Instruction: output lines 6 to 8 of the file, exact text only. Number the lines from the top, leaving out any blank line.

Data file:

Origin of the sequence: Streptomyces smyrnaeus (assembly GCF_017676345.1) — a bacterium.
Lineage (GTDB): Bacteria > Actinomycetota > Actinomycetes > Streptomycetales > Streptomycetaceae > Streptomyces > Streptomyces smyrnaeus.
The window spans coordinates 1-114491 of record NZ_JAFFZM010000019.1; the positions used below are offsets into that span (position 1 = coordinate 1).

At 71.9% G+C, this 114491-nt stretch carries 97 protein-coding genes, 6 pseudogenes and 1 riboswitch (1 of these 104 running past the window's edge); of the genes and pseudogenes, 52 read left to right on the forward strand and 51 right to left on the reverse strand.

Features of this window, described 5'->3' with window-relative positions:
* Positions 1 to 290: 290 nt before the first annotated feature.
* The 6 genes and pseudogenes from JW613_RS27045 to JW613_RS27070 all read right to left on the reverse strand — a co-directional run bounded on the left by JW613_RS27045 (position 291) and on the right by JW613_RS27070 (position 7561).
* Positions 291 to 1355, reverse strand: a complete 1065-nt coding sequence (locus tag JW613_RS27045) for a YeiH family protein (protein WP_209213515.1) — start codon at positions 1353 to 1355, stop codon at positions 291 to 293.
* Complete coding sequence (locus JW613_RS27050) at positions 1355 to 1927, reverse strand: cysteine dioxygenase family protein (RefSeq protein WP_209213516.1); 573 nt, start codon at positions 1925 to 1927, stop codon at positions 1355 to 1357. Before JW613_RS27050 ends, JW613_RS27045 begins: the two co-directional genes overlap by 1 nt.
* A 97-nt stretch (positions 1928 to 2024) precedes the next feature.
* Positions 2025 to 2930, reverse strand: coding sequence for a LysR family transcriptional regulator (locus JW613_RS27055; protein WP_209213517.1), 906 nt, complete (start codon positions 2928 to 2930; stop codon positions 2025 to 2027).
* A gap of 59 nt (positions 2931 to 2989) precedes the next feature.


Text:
* Positions 1 to 290: 290 nt before the first annotated feature.
* The 6 genes and pseudogenes from JW613_RS27045 to JW613_RS27070 all read right to left on the reverse strand — a co-directional run bounded on the left by JW613_RS27045 (position 291) and on the right by JW613_RS27070 (position 7561).
* Positions 291 to 1355, reverse strand: a complete 1065-nt coding sequence (locus tag JW613_RS27045) for a YeiH family protein (protein WP_209213515.1) — start codon at positions 1353 to 1355, stop codon at positions 291 to 293.